B shift, working from the other side of the path, took up the challenge and began their own musical rally cry, substituting humming for whistling. The station filled with whistles and hums, so powerful that nobody heard the loud crackle of the radio.
(A second after-action report determined that everyone thought it was merely the sound of Jiffy Pop being made by an eager-to-please member of the FireSafe Focus group, who had mixed up the meeting dates and showed up in the middle of the mess. Subsequentially, A new procedure was put in place, known as the Shirley Rule, which calls for at least two radios to be equipped with an audible, human-voiced alert yelling “ We ain’t poppin’ so you need to get hoppin’!” to alert the crew to an actual call.)
Thankfully, the radio call was just a message from Dan, letting everyone know that Albertson’s had rice cakes on sale, and he had a coupon. Budget saved!

Part Three – Word Spreads

The crews worked valiantly to contain and repair what the flood had wrought. Despite their efforts, the job was just too big, too involved. They needed help, and they needed it quickly.
Surveying the situation, The Chief realized what he had to do. He sighed heavily, took another sip of soapy water, bellowed again, and headed out to his truck.
He turned the key in the ignition, knowing things were about to get even more challenging. He inched his command vehicle forward, looking both left and right before pulling into the busy roadway. No turning back now, he thought to himself. He guided the truck down the winding road, past the Lodge, and towards town. As he turned left on Main Street, a thought jolted him, and he exclaimed, “I hope Dan got the good rice cakes and not that store brand crap.” It was out of his hands; he just had to trust that years of leadership training would lead Captain Dan to the right shelf. And that the coupon was still valid.

The Meeting

Chief pulled into the parking lot of the Vet’s Hall, knowing that the report he was about to give might be shocking and sobering to the regular attendees. He had updated the Board and public many times in his tenure with the department. This one would be different. No amount of slides, no stream of acronyms and codes would provide him cover. He had to let the town know that disaster had struck, and what he was doing about it.
The video was rolling. Allegiance was pledged. The sheriff’s commander was there to give his readout and immediately sensed that something was wrong. Chief didn’t seem quite himself. He smelled slightly of lukewarm latte and soapsuds. Not an entirely unpleasant combination, the sheriff thought, but not what he had come to expect.
When he was called to present his report, Chief took a minute and found his center, calming himself before striding confidently to the podium. He hadn’t noticed, but a contingent of off-duty members, as well as a few ambulance guys, Jerry McKinnon, and for some reason that kid from the Cookie Crock had filed into the meeting space, standing shoulder to shoulder in support of the Chief, knowing his update might not sit well with some of the usual suspects.
It was a touching sight, though it was a bit distracting to hear a voice loudly whispering “Hey, I can’t see…what’s happening now???” The line separated just enough so that the blocked captain could better see the proceedings.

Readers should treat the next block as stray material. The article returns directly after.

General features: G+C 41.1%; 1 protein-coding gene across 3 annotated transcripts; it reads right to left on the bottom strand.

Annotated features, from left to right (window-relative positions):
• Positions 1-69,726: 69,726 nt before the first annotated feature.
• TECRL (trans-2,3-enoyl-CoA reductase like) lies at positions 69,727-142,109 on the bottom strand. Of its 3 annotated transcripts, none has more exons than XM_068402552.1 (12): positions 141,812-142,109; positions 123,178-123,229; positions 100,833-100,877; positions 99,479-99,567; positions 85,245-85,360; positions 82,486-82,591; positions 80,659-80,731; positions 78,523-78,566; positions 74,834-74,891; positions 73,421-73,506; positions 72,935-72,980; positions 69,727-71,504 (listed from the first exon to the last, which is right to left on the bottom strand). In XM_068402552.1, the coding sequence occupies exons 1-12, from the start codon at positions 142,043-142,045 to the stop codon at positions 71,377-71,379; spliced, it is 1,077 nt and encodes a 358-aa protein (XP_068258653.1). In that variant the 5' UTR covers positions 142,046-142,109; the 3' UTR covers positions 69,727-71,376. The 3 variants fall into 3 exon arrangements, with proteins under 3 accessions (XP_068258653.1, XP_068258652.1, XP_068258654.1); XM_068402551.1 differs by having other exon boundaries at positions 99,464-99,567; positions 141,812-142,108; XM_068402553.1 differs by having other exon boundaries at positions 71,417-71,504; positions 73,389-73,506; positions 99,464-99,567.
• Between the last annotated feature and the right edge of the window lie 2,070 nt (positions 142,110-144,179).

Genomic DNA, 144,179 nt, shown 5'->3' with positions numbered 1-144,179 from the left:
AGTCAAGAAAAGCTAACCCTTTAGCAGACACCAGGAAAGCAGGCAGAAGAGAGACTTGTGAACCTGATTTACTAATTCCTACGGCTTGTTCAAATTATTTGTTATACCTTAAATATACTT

The Report

The Chief began his report, only to be interrupted by a few shouts of “we can’t hear you, turn the microphone on…not, the button…the other button…” Finally, levels were corrected, and he began.
“Mr. President, members of the board and staff, community and the Cookie Crock guy, I had a prepared presentation, which can be found in the agenda packet. However, I need to pre-empt myself and give you an update on a bit of a problem we experienced at the station.”
And he told them everything. The mistake. The wavy clot of magazines. The bridge, the whistling, and the Jiffy Pop. He spared them nothing. Sensing the moment was near, he told them about the mocha mixup and the bubbles. So many bubbles. In a scene reminiscent of Brando in “Streetcar,” he bellowed, as he had bellowed that very morning, “Maalooonnneeeeyyyy!!!!!!!!!”
The crowd was stunned into silence. They had no idea the Chief had those acting chops. Snatches of excited whispering were heard. “He needs to star in the next Follies!”


From all the chatter rose a solitary, insistent voice. The sound terrifying and chilling, the noise akin to every alarm in the county sounding at once. Everyone froze, except for the Cookie Crock guy, who figured his break was over and he better get back to work.
It could be only one voice, one force of nature that could create such a tsunami of sound. The keeper of all things outrage had spoken.


For once, the usually reliable crowd did not rise in support of the outraged. Instead, the good people of the town put their heads together and started churning out helpful suggestions. It was quite a transformational moment until things got a bit testy when “someone” was reminded that the whole rice cake thing had already been discussed. Beyond that one small flareup, no good ideas surfaced.

No Capes Needed

Amid the discussion, the Chief and his supporters quietly filed out. They got in their vehicles and headed back to the station. They were people of action, and there was work to be done. And Dan should have returned with the rice cakes, and, the gods willing, a box from Dolly’s Donuts would have found its way home.
Sent with great appreciation and affection for Cambria’s Bravest.